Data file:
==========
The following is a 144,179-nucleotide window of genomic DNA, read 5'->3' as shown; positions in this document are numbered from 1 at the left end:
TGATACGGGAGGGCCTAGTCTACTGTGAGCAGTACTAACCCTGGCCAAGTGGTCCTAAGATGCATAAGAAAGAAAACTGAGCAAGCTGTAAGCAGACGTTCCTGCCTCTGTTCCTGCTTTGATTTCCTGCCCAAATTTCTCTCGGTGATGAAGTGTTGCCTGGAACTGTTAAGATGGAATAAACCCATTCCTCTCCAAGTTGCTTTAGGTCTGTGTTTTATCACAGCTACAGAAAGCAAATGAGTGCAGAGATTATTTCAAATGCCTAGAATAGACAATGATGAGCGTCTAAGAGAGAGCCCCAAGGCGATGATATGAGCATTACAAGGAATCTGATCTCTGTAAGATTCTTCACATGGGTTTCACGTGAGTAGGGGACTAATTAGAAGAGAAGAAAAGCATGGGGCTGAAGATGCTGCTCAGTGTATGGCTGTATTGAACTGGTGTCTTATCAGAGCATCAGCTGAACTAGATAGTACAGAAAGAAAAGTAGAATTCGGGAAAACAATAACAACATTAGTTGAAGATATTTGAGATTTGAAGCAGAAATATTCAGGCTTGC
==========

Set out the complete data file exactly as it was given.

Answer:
The following is a 144,179-nucleotide window of genomic DNA, read 5'->3' as shown; positions in this document are numbered from 1 at the left end:
TGATACGGGAGGGCCTAGTCTACTGTGAGCAGTACTAACCCTGGCCAAGTGGTCCTAAGATGCATAAGAAAGAAAACTGAGCAAGCTGTAAGCAGACGTTCCTGCCTCTGTTCCTGCTTTGATTTCCTGCCCAAATTTCTCTCGGTGATGAAGTGTTGCCTGGAACTGTTAAGATGGAATAAACCCATTCCTCTCCAAGTTGCTTTAGGTCTGTGTTTTATCACAGCTACAGAAAGCAAATGAGTGCAGAGATTATTTCAAATGCCTAGAATAGACAATGATGAGCGTCTAAGAGAGAGCCCCAAGGCGATGATATGAGCATTACAAGGAATCTGATCTCTGTAAGATTCTTCACATGGGTTTCACGTGAGTAGGGGACTAATTAGAAGAGAAGAAAAGCATGGGGCTGAAGATGCTGCTCAGTGTATGGCTGTATTGAACTGGTGTCTTATCAGAGCATCAGCTGAACTAGATAGTACAGAAAGAAAAGTAGAATTCGGGAAAACAATAACAACATTAGTTGAAGATATTTGAGATTTGAAGCAGAAATATTCAGGCTTGC